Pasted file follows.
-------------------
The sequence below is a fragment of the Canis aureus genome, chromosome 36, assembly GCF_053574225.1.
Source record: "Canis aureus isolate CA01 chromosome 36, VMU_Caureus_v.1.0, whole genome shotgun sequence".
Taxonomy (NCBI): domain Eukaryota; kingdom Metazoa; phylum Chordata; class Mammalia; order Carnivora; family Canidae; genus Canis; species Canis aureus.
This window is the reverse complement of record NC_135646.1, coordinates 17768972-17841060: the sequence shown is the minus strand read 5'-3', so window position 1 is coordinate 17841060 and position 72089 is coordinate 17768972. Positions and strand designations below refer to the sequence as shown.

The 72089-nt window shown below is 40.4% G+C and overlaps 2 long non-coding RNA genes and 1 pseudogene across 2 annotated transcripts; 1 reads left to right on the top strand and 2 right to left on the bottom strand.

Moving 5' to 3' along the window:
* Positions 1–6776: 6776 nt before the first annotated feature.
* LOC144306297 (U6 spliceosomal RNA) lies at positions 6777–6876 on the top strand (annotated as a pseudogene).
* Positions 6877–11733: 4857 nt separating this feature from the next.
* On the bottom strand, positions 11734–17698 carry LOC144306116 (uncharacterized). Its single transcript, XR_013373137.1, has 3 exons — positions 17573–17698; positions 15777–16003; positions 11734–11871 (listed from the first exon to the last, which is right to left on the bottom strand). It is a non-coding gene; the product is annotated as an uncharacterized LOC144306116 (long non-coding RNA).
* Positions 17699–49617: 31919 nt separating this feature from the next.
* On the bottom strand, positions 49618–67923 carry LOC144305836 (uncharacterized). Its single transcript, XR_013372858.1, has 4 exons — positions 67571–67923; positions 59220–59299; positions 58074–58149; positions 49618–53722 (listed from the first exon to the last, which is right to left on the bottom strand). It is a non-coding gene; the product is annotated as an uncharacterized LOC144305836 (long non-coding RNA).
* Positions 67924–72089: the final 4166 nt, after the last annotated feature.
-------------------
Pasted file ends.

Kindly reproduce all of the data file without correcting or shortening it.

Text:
The sequence below is a fragment of the Canis aureus genome, chromosome 36, assembly GCF_053574225.1.
Source record: "Canis aureus isolate CA01 chromosome 36, VMU_Caureus_v.1.0, whole genome shotgun sequence".
Taxonomy (NCBI): domain Eukaryota; kingdom Metazoa; phylum Chordata; class Mammalia; order Carnivora; family Canidae; genus Canis; species Canis aureus.
This window is the reverse complement of record NC_135646.1, coordinates 17768972-17841060: the sequence shown is the minus strand read 5'-3', so window position 1 is coordinate 17841060 and position 72089 is coordinate 17768972. Positions and strand designations below refer to the sequence as shown.

The 72089-nt window shown below is 40.4% G+C and overlaps 2 long non-coding RNA genes and 1 pseudogene across 2 annotated transcripts; 1 reads left to right on the top strand and 2 right to left on the bottom strand.

Moving 5' to 3' along the window:
* Positions 1–6776: 6776 nt before the first annotated feature.
* LOC144306297 (U6 spliceosomal RNA) lies at positions 6777–6876 on the top strand (annotated as a pseudogene).
* Positions 6877–11733: 4857 nt separating this feature from the next.
* On the bottom strand, positions 11734–17698 carry LOC144306116 (uncharacterized). Its single transcript, XR_013373137.1, has 3 exons — positions 17573–17698; positions 15777–16003; positions 11734–11871 (listed from the first exon to the last, which is right to left on the bottom strand). It is a non-coding gene; the product is annotated as an uncharacterized LOC144306116 (long non-coding RNA).
* Positions 17699–49617: 31919 nt separating this feature from the next.
* On the bottom strand, positions 49618–67923 carry LOC144305836 (uncharacterized). Its single transcript, XR_013372858.1, has 4 exons — positions 67571–67923; positions 59220–59299; positions 58074–58149; positions 49618–53722 (listed from the first exon to the last, which is right to left on the bottom strand). It is a non-coding gene; the product is annotated as an uncharacterized LOC144305836 (long non-coding RNA).
* Positions 67924–72089: the final 4166 nt, after the last annotated feature.